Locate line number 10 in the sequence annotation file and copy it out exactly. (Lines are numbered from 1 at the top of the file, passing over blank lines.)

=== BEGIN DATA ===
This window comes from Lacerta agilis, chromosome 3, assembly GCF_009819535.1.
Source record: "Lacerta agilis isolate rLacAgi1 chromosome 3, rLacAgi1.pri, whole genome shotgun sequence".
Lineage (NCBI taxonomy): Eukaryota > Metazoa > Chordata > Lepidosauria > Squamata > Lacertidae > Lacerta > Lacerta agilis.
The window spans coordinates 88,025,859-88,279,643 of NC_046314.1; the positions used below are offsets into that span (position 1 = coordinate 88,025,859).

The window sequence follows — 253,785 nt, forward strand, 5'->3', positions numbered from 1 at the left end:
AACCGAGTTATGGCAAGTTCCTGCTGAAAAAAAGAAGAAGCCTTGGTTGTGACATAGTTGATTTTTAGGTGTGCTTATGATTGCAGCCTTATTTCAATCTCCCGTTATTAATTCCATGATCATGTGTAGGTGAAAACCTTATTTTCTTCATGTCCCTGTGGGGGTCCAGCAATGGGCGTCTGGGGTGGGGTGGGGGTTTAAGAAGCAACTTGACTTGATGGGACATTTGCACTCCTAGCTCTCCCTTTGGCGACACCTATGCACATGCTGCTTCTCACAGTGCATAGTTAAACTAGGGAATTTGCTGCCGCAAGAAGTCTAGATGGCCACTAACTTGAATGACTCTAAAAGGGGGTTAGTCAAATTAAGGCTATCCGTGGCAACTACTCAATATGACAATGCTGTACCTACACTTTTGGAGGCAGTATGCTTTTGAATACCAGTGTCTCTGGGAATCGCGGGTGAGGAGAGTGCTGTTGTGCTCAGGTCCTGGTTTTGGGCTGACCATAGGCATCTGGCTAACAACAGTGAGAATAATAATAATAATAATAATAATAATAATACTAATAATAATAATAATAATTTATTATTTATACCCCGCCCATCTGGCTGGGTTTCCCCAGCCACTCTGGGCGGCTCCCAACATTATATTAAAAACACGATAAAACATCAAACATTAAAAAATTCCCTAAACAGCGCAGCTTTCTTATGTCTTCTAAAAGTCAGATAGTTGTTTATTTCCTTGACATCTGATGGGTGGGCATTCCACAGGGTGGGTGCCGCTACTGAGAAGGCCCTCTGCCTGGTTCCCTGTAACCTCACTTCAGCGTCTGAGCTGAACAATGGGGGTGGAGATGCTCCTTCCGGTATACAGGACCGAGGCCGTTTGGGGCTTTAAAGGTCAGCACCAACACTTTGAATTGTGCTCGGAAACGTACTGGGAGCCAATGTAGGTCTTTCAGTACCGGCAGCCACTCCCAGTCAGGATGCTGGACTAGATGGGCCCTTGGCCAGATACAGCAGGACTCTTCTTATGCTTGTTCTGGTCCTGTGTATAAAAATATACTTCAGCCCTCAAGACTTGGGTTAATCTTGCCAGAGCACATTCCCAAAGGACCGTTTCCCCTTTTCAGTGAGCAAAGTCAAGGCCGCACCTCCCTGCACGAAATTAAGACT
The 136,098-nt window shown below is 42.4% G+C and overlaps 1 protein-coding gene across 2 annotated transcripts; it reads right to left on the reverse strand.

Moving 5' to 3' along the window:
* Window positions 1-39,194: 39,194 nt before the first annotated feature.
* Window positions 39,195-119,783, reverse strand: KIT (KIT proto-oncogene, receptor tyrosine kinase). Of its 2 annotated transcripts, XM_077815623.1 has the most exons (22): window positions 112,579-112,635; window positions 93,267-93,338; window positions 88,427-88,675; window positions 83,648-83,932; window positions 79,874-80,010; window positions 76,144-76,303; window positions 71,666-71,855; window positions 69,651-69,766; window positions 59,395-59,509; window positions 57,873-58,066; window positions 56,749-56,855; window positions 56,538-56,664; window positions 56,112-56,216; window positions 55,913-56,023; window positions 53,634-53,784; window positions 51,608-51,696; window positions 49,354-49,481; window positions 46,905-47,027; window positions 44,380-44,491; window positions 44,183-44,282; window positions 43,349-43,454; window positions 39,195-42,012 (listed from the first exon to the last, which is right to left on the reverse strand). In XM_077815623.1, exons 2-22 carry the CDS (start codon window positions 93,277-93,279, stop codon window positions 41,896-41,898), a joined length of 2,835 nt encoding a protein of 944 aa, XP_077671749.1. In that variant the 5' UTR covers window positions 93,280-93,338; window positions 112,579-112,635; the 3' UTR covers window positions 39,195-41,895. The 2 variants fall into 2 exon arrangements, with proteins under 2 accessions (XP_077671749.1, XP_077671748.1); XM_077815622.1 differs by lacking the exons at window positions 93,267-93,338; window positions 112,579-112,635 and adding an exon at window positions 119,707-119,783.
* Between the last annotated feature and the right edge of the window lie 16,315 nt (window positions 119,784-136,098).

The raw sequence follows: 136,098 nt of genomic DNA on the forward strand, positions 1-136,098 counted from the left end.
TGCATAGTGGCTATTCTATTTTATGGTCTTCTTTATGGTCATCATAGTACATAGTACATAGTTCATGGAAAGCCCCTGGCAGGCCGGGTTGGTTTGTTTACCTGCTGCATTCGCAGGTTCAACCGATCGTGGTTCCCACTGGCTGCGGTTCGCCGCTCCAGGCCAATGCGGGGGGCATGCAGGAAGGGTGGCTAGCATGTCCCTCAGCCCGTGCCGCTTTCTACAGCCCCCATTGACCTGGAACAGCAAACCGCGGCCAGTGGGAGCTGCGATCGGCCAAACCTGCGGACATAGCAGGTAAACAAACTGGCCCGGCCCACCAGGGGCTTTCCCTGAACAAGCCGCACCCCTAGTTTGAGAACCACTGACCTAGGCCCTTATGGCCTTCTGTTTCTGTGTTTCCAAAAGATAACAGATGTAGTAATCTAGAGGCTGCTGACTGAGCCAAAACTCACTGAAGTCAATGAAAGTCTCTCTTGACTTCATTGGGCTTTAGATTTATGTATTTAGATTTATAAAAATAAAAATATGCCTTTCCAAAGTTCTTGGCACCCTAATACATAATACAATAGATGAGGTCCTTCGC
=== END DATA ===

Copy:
* Window positions 39,195-119,783, reverse strand: KIT (KIT proto-oncogene, receptor tyrosine kinase). Of its 2 annotated transcripts, XM_077815623.1 has the most exons (22): window positions 112,579-112,635; window positions 93,267-93,338; window positions 88,427-88,675; window positions 83,648-83,932; window positions 79,874-80,010; window positions 76,144-76,303; window positions 71,666-71,855; window positions 69,651-69,766; window positions 59,395-59,509; window positions 57,873-58,066; window positions 56,749-56,855; window positions 56,538-56,664; window positions 56,112-56,216; window positions 55,913-56,023; window positions 53,634-53,784; window positions 51,608-51,696; window positions 49,354-49,481; window positions 46,905-47,027; window positions 44,380-44,491; window positions 44,183-44,282; window positions 43,349-43,454; window positions 39,195-42,012 (listed from the first exon to the last, which is right to left on the reverse strand). In XM_077815623.1, exons 2-22 carry the CDS (start codon window positions 93,277-93,279, stop codon window positions 41,896-41,898), a joined length of 2,835 nt encoding a protein of 944 aa, XP_077671749.1. In that variant the 5' UTR covers window positions 93,280-93,338; window positions 112,579-112,635; the 3' UTR covers window positions 39,195-41,895. The 2 variants fall into 2 exon arrangements, with proteins under 2 accessions (XP_077671749.1, XP_077671748.1); XM_077815622.1 differs by lacking the exons at window positions 93,267-93,338; window positions 112,579-112,635 and adding an exon at window positions 119,707-119,783.